Last weekend I fell in love. You know my soft spot for small family farms and how much I love meeting the farmers, but this experience was so phenomenal I needed to devote an entire post to it. The story begins with our local natural foods cooperative, known as Willy St. Coop. Every Fall they organize a farm tour highlighting some of the farms whose products are carried in the store. This year my dear friend asked me to go with her and for this I will be eternally grateful. This just may become an Autumn tradition. We toured three farms, all of which were exciting and interesting, but one in particular really stole my heart. Join me in learning about the Seven Seeds Farm.
This farm was established in 1872 and has operated for seven generations of Mikelson, Peterson and Davis families. Although not always organic certified, the current custodians, Louise Erpenbach (5th generation), Greg and Lea Dolan Stroncek (6th generation) and their children (7th generation) are 100% committed to sustainable, organic, healthy farming practices. They proudly display their Animal Welfare Approval certificate which according to Robert F. Kennedy, Jr., is the gold standard for how animals should be treated.
In addition, they are USDA and MOSA (Midwest Organic Services Association) certified organic. They are excellent stewards of the land and I am sure they have the blessings of Mother Nature and the farm’s founder, Arne Mikelson. Check out their website for more history and a wonderful photo album.
An abundance of charm is immediately visible here. Nestled in the rolling hills of Spring Green, WI, the setting is ideal.
Louise has enhanced the scene with beautiful flower gardens and landscaped interests.
It operates on solar power, additional evidence of their commitment to the environment, and a large green house allows them to grow many of their own fruits and vegetables. The entire farm is impeccably maintained and the family pride is abundantly apparent in everything you see. I could not stop smiling and snapping photos. I could have spent the entire day there. A return trip is definitely on the list.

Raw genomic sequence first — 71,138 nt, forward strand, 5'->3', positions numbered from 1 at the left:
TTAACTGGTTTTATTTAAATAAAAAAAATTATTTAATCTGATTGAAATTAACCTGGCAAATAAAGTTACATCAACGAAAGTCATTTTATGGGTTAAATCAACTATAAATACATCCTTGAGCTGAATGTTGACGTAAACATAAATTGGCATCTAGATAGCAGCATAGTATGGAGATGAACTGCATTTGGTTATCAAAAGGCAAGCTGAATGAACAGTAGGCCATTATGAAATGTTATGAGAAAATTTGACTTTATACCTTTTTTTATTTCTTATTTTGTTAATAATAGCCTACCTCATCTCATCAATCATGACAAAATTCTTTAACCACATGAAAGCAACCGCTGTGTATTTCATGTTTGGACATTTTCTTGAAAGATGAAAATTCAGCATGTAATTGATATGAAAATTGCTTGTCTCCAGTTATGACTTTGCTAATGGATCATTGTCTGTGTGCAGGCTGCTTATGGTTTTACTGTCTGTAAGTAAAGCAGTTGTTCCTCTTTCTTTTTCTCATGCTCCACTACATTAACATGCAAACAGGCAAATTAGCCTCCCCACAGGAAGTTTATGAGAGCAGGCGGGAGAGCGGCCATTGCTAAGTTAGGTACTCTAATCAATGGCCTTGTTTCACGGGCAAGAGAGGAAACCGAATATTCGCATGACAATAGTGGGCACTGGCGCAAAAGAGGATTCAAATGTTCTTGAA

On the premises is a farm store where they sell Beef, Pork, Chicken and Eggs.
Inside are shelves of books on subjects that support their “green” efforts and coolers/freezers full of the products they produce. We had an opportunity to see their beautiful Murray Grey cattle (many with new calves, ahhhh) that are 100% grass-fed on their certified organic pasture and hay, which means NO synthetic chemical pesticides, herbicides, insecticides or fertilizers. They are on a rotational grazing system which is healthier for them and for the environment by preventing erosion and run-off into nearby streams and lakes.
They are also a closed-based operation, meaning nothing comes from another farm. The bulls, cows and calves are all made and raised on their farm. In addition to the cows, we got to commune with their many hens who are free range and feast on what nature intended with an occasional treat from the vegetable garden. The meat chickens have rotating pasture as well and looked quite happy and content. Time did not allow for visiting the pigs but I feel certain they were smiling along with the other livestock.
I have to give a huge nod to this family’s commitment to farming especially with the trend toward large corporate businesses. Greg & Lea dream of their children sustaining the family farm as the seventh generation. Their environmental and organic practices will insure that the earth is cared for and will enable them to carry-on and fulfill this dream. A giant hug and thank you to this family for opening their farm and hearts to our group, producing food that is nourishing and healthy and for caring about our Mother Earth.
Another giant hug and thank you to the staff at Willy Street Coop for organizing this tour and giving us the opportunity to meet these thoughtful and generous farmers whose commitment to all good things is admirable. I plan to feature the other farms at a later date.
I urge you to get up close and personal with the farmers in your community. Learn where you food comes from and what goes into its production. Until next time, stay healthy and spread the love, one dish at a time.